Vaccination of patients with chronic myelogenous leukemia with bcr-abl oncogene breakpoint fusion peptides generates specific immune responses Journal Article


Authors: Pinilla-Ibarz, J.; Cathcart, K.; Korontsvit, T.; Soignet, S.; Bocchia, M.; Caggiano, J ; Lai, L.; Jimenez, J.; Kolitz, J.; Scheinberg, D. A.
Article Title: Vaccination of patients with chronic myelogenous leukemia with bcr-abl oncogene breakpoint fusion peptides generates specific immune responses
Abstract: Chronic myelogenous leukemia (CML) presents a unique opportunity to develop therapeutic strategies using vaccination against a truly tumor- specific antigen that is also the oncogenic protein required for neoplasia. CML is characterized by the t(9;22) that results in the bcr-abl fusion oncogene and in the expression of a chimeric protein product p210. Previously we have shown that peptides derived from amino acid sequences crossing the b3a2 fusion breakpoint in p210 elicit class I restricted cytotoxic T lymphocytes and class II responses, respectively, in vitro. Such sequences may thus comprise absolutely tumor-specific antigens in a peptide-based vaccine. We evaluated the safety and immunogenicity of a multidose, bcr-abl breakpoint peptide vaccine in 12 adults with chronic-phase CML. Cohorts of 3 patients each received either 50 μg, 150 μg, 500 μg, or 1500 μg total peptide mixed with 100 μg QS-21 as an immunological adjuvant. Delayed-type hypersensitivity (DTH), humoral responses, and unprimed ex vivo autologous proliferation (3H-thymidine incorporation) and cytotoxicity (chromium-51 release) responses were measured. All 68 vaccinations were well tolerated without significant adverse effects. In 3 of the 6 patients treated at the 2 highest dose levels of vaccine, peptide-specific, T-cell proliferative responses (n = 3) and/or DTH responses (n = 2) were generated that lasted up to 5 months after vaccination. Cytotoxic T lymphocytes have not been identified. In conclusion, a tumor-specific, bcr-abl derived peptide vaccine can be safely administered to patients with chronic-phase CML and can elicit a bcr-abl peptide-specific immune response despite the presence of active disease in these patients and approximately 1012 leukemia cells. (C) 2000 by The American Society of Hematology.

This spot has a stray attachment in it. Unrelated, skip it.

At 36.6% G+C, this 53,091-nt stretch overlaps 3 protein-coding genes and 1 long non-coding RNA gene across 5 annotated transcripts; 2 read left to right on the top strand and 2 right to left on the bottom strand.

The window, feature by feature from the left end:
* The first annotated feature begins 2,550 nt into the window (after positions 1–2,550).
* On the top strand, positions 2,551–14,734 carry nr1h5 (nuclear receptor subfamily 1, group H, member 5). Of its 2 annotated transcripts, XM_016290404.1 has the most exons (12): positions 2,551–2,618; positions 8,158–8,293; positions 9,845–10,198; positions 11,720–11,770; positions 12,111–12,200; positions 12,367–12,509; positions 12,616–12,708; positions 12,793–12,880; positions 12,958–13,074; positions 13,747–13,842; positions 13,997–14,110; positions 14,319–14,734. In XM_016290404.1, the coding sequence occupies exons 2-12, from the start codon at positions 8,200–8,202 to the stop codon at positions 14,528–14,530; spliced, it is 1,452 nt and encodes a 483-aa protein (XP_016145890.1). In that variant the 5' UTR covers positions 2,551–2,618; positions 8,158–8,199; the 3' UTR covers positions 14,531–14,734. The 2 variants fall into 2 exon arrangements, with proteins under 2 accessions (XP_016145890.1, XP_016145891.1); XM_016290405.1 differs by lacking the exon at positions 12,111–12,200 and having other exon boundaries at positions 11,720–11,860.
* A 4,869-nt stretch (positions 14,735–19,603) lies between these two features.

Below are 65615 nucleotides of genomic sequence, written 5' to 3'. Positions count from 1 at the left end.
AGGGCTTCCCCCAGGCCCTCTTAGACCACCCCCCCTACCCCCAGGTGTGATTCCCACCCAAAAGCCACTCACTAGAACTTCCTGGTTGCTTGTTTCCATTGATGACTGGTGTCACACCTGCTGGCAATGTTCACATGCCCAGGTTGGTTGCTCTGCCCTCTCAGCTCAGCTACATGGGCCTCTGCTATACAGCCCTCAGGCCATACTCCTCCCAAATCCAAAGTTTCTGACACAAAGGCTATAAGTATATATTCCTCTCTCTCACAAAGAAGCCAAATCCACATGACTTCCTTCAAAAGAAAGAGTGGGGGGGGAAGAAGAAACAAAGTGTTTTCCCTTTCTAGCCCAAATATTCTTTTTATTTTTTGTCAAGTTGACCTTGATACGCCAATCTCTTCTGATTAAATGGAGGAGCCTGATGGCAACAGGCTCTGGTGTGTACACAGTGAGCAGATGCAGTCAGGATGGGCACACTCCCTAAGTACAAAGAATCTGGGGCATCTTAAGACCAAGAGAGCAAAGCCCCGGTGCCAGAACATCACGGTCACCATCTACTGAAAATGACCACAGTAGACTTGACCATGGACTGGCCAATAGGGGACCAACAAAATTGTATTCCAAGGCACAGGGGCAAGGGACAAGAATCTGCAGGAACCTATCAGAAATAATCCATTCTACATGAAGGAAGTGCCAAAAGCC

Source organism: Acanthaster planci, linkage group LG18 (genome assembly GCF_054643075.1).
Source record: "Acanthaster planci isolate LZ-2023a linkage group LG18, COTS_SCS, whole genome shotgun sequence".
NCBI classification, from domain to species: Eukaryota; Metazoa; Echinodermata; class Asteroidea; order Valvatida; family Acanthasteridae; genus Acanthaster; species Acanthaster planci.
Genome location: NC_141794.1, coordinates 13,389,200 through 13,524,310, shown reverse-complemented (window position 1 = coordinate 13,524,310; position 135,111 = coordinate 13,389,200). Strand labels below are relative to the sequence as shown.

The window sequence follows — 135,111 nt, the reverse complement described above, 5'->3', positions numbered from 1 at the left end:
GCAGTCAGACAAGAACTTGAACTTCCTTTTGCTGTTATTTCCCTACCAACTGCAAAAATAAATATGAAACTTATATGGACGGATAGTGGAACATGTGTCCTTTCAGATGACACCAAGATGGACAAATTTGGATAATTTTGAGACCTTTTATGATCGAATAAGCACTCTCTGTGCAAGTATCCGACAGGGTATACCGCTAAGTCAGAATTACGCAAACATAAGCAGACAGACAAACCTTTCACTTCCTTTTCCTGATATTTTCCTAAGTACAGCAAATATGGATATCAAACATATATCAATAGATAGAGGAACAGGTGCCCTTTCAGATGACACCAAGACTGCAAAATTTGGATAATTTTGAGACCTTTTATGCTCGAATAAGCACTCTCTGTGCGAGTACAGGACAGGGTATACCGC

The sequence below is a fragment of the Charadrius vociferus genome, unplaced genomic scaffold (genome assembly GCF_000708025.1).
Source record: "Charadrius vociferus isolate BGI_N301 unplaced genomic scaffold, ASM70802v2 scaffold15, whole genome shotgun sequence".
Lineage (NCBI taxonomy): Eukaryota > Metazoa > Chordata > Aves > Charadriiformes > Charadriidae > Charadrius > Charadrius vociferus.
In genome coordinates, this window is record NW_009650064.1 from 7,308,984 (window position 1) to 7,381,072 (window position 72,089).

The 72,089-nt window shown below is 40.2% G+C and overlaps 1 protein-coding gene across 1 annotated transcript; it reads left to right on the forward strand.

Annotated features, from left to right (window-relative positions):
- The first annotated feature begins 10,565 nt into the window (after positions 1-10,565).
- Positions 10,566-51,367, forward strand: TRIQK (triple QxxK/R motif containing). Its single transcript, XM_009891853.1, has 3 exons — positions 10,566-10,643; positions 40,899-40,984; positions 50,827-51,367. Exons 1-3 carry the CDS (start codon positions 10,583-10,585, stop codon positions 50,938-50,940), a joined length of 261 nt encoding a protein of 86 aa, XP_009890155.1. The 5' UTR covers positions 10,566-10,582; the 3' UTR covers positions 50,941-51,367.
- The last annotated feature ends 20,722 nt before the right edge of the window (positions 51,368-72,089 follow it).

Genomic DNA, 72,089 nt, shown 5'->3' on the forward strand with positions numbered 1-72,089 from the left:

Keywords: adult; clinical article; treatment outcome; aged; middle aged; hydroxyurea; clinical trial; alpha interferon; lymphocyte proliferation; gene expression; cytotoxicity; chronic myeloid leukemia; tumor antigen; enzyme linked immunosorbent assay; oncogene; immune response; amino acid sequence; molecular sequence data; hybrid protein; cancer vaccine; cancer vaccines; sequence alignment; peptide fragments; vaccination; t-lymphocytes, cytotoxic; immunological adjuvant; safety; enzyme-linked immunosorbent assay; adjuvants, immunologic; fusion proteins, bcr-abl; qs 21; delayed hypersensitivity; synthetic peptide; hypersensitivity, delayed; chronic leukemia; immunization, passive; leukemia, myeloid, philadelphia-positive; clonal anergy; dose-response relationship, immunologic; humans; human; male; female; priority journal; article
Journal Title: Blood
Volume: 95
Issue: 5
ISSN: 0006-4971
Publisher: American Society of Hematology  
Date Published: 2000-03-01
Start Page: 1781
End Page: 1787
Language: English
PUBMED: 10688838
PROVIDER: scopus
DOI/URL:
Notes: Export Date: 18 November 2015 -- Source: Scopus